I often write out a prayer included in a note to a grieving friend (or for that matter – I usually write out a prayer in my letters anyway!)  It might go something like this:
    Lord, please help Uncle John with his grieving heart.  I have no words of my own that can comfort him – like You can.  My words are empty or too shallow.  I don’t know what to say.  I pray that you will give him a sense of peace that can’t be explained – the kind that goes beyond human understanding.  I pray that you would just love him right now.  Assure him.  Enable him to trust You now.  Enable him to remember that you always do things for Your glory and for our good.  I thank you Lord that you are patient with us.  I thank you Lord that you understand completely our grief.  I thank you Lord that we don’t have to explain how we feel to You.  I thank you Lord that there is freedom in being honest with you.  I thank you that it is not wrong to tell you that our hearts feel like they have been torn from us and that we ache inside in a way that can’t be explained when we lose someone we love.  Please help Uncle John to process all the hurt that he feels and to sit quietly with You.  I pray that you would quiet his heart.  Thank you for loving him.  Thank you for your enabling grace.  Amen.

  6. This was a beautiful, instructive post. Truly, this is something the God of all Comfort wishes for us to learn how to do.  The only thing I have to add is that a note of condolence is sometimes even more appreciated 6 or 8 weeks after the loss of a loved one.  At that time, the reality of the loss has set in and the cards and flowers have dropped off.  It is just nice to know someone still remembers.  Thank you Carol, for your lovely thoughts on this tender subject.

  7. The sentence that comforted me the most when my uncle died was my aunt’s “He loved you very much”.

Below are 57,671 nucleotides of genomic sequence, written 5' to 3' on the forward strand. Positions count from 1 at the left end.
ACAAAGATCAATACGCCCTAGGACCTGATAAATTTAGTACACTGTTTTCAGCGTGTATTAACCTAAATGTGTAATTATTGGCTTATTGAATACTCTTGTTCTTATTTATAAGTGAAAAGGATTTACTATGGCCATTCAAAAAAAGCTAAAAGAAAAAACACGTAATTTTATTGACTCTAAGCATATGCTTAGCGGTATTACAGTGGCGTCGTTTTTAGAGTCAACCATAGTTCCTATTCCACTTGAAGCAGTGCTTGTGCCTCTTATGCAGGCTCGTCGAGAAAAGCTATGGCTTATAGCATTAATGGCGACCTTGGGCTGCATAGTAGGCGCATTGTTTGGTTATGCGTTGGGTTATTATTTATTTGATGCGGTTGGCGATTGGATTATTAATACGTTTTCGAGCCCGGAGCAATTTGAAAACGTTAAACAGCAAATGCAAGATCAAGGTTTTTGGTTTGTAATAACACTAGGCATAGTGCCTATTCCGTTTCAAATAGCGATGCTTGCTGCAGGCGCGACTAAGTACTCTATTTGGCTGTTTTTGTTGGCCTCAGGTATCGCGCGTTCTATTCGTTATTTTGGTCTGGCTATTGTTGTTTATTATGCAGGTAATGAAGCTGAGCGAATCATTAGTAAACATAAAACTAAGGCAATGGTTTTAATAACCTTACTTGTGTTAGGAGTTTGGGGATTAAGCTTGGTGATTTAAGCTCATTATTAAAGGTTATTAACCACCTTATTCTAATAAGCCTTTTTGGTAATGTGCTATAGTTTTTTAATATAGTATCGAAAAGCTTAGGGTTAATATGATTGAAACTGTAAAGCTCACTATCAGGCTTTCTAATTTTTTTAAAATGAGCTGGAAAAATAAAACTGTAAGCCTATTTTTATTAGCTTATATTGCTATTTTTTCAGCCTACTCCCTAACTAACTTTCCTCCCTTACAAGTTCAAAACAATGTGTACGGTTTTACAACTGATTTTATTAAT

We were taught in Psych class that it takes 2 years for a person to feel “normal” after a deep loss.  I wish more people would give grievers LOTS of time to grieve.

  8. Carol,You know this is a soap-box topic for me (-:  I think we have to give each other the grace to grieve as best we can.  We can’t all read a book and “do it the right way.”  Sometimes it gets messy, sometimes it takes “too long”, sometimes it looks like denial when it is really just making it through the day.  You’re right — no one understands someone’s grief.  It is such a personal experience. I do agree with Dana, though — we also have to give people grace when they try and say kind things and fail miserably.  It’s hard to care for a grieving person.I tend to send notes at times that  might be hard — a birthday, mother’s day, anniversary, etc.  And brief is usually best.  Thinking of you….praying for you….sending love….whatever.  No easy answers, just letting them know they are loved.Good thoughts, Carol.  I so appreciate you.Di

  9. This was such a wonderful post.  you said:Why are we so impatient with pain?  I think this is one of the best questions I seen asked in a long time.  Why indeed.One of my favorite books, that I just finished re-reading (A Sacred Journey) delves into the area of grief, regret, and loss.I cannot believe some of the things people say, but then I worry I may have one of those asinine things come out of my mouth inadvertently.  I hope not, but then again, I don’t trust myself to always be careful and think before I speak.  Your post was a good lesson for me as I walk with my Goddaughter and her family through her finals days on earth.